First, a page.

A prominent Israeli journalist expressed his dismay last week that in his travels along the West Coast, “I have heard no pro-peace voices in the American Jewish community.

“Even when I spoke at UC Berkeley, I could find no such voices,” said David Landau, who sits on the editorial board of the prestigious Ha’aretz daily newspaper and is editor of its English edition.

The British-born Landau, a former diplomatic correspondent and managing editor for The Jerusalem Post, addressed a faculty group at UCLA Hillel, and later a student audience on campus.

The central decision facing Israel, and by extension American Jewry, is how to deal with the “road map” for ending the intifada and setting Israelis and Palestinians on the long road to peace.

Though “very poorly put together,” the road map is crucial because it represents a concrete proposal on the table and can provide “the building bricks of real change,” he said. Landau warned that if the road map fails, the present situation continues and Israel doesn’t evacuate the territories, then Israel will face a demographic time bomb with Arabs outnumbering Jews in the Jewish State by 2008.

Israel’s course will depend almost entirely on Prime Minister Ariel Sharon, who is in a near unassailable position after his overwhelming election victory and the disarray of the opposition, said Landau, whose kippa and beard gives him a certain rabbinical look.

Far from being just a rough-and-ready “bulldozer,” Sharon is “a very complex and very sophisticated person, who appreciates good music and good art,” Landau observed. But the prime minister is also a very hard man to read. “Even those close to Sharon don’t know what he will do,” said Landau. “He remains an enigma to us.”

David Landau will be speaking on “The Road map to Peace” at Sephardic Temple Tifereth Israel on May 10. For more information, call (310) 475-7311. — Tom Tugend, Contributing Editor

HUC-JIR Sets Up New Institute for AdultEd

Most rabbis, cantors, educators and communal professionals have had no professional training for meeting the needs of adults seeking Jewish education — until now. This spring, Hebrew Union College-Jewish Institute of Religion (HUC-JIR) in Los Angeles established the Institute for Teaching Jewish Adults (ITJA). The continuing education program, which is the first of its kind in the United States, will train Jewish professionals and advanced lay leaders to reach out to the growing number of adults seeking Jewish literacy.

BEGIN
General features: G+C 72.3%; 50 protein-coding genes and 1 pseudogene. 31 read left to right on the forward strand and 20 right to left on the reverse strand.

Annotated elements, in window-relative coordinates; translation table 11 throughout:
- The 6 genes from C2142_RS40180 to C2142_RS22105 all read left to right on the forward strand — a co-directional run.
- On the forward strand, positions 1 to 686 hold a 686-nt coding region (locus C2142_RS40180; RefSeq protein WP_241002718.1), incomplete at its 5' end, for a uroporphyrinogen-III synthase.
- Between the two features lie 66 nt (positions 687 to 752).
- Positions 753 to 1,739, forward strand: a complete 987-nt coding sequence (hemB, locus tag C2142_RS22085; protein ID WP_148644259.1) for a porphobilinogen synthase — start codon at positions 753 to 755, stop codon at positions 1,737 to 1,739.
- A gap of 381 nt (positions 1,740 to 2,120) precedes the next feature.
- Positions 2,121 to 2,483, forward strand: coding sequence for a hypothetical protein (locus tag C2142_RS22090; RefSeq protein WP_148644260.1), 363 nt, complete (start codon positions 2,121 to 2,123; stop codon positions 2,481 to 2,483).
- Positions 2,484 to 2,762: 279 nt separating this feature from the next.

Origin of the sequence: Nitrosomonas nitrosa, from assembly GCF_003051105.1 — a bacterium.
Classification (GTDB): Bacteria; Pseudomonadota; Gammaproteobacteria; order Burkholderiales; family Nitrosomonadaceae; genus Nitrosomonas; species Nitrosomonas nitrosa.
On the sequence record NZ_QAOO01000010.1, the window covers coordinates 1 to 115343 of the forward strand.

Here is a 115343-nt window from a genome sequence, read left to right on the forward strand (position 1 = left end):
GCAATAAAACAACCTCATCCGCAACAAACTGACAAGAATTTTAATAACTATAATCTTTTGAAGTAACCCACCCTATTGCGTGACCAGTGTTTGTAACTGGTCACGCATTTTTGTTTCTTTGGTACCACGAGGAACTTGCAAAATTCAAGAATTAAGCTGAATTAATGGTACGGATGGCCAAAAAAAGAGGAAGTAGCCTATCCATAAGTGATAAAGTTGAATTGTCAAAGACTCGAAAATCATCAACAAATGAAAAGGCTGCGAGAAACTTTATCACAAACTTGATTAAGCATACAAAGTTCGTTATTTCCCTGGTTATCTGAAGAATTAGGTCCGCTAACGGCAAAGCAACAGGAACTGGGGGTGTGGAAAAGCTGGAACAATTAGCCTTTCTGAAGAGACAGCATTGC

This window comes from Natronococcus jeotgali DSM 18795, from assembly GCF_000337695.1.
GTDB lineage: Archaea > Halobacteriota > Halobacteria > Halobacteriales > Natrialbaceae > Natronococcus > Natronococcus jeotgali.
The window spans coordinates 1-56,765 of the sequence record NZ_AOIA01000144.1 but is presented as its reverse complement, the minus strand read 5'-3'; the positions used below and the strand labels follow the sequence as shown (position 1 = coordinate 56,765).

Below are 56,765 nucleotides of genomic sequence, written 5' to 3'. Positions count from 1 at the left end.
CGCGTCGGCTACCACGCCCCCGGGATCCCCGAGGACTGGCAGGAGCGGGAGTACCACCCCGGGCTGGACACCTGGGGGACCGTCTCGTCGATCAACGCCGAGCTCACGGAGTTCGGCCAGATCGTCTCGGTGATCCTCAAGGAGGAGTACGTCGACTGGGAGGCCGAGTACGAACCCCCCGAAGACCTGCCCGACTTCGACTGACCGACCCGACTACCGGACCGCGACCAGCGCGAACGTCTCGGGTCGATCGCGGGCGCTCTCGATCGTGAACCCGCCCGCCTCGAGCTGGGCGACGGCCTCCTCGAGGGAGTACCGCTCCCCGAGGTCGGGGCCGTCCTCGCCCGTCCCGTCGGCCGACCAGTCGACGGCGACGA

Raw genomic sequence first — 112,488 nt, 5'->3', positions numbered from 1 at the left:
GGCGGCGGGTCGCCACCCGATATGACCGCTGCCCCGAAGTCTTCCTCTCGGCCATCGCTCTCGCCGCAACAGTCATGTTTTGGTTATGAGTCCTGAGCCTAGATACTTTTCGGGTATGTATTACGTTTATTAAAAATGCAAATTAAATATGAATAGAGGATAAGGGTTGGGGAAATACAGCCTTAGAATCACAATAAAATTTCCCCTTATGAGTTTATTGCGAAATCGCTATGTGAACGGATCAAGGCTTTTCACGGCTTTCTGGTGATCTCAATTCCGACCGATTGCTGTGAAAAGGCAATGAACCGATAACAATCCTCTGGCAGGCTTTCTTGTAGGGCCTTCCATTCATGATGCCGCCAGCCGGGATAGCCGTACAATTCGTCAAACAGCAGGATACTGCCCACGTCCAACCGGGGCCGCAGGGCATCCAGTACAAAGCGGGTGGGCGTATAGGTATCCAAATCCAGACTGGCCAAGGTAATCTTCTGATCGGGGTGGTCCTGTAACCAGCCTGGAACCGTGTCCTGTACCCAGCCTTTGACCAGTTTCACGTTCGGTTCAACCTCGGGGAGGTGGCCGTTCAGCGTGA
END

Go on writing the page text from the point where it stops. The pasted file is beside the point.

“Concerns over Jewish literacy and the need to develop an informed leadership are becoming commonplace in our community, affecting every family and synagogue,” said Dr. Diane Tickton Schuster, the director of the ITJA, who is also a visiting faculty member at HUC-JIR, an educator at the Institute for Informal Jewish Education at Brandeis University and in the counseling department at Cal State Fullerton.

“It is increasingly important that Jewish professionals who work with adults understand the learning needs of this highly diverse constituency and the best strategies for teaching them,” she said.

Currently, the new program has a pioneer class of six students, all rabbis. — Sharon Schatz Rosenthal, Education Writer

El Al Introduces Platinum Class

El Al recently replaced its Business Class with a new Platinum Business Class, offering increased personal service and comfort to passengers traveling on the airline’s 777 and 747-400 aircraft.

Each aircraft has been reconfigured, resulting in a 25 percent reduction in the number of seats and increased leg room for Platinum Business Class passengers. Each seat offers a laptop power outlet and personal lighting, as well as a personal TV monitor. Additional improvements include an increased number of flight attendants per passenger, more meal choices and courses and an extensive wine menu. At specific El Al Platinum Business Class counters check-in is expedited and travelers are allowed three pieces of luggage, compared to two in Coach. Platinum Business Class travelers are also allowed entry into luxurious airport-specific departure lounges, such as the LAX King David Lounge in the Tom Bradley International Terminal.

For those traveling to Israel on a full-fare PlatinumBusiness ticket, El Al offers a $250 roundtrip Platinum Business ticket tocompanions of Platinum Business ticket holders. For more information, visit www.elal.co.il . — Rachel Brand, Staff Writer